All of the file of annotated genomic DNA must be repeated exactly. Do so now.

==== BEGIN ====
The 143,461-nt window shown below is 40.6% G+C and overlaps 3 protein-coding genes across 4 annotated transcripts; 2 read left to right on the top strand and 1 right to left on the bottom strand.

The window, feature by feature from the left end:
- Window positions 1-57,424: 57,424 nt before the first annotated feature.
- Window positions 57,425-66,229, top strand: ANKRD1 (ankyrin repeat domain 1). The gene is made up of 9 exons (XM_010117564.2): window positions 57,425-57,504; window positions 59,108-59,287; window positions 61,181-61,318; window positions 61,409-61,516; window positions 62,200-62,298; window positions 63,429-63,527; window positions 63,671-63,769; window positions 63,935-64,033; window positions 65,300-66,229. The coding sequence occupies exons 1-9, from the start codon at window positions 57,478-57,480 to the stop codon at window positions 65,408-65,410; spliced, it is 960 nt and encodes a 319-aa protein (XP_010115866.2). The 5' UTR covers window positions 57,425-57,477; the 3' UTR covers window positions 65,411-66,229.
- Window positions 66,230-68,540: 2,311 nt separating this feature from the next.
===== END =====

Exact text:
The 143,461-nt window shown below is 40.6% G+C and overlaps 3 protein-coding genes across 4 annotated transcripts; 2 read left to right on the top strand and 1 right to left on the bottom strand.

The window, feature by feature from the left end:
- Window positions 1-57,424: 57,424 nt before the first annotated feature.
- Window positions 57,425-66,229, top strand: ANKRD1 (ankyrin repeat domain 1). The gene is made up of 9 exons (XM_010117564.2): window positions 57,425-57,504; window positions 59,108-59,287; window positions 61,181-61,318; window positions 61,409-61,516; window positions 62,200-62,298; window positions 63,429-63,527; window positions 63,671-63,769; window positions 63,935-64,033; window positions 65,300-66,229. The coding sequence occupies exons 1-9, from the start codon at window positions 57,478-57,480 to the stop codon at window positions 65,408-65,410; spliced, it is 960 nt and encodes a 319-aa protein (XP_010115866.2). The 5' UTR covers window positions 57,425-57,477; the 3' UTR covers window positions 65,411-66,229.
- Window positions 66,230-68,540: 2,311 nt separating this feature from the next.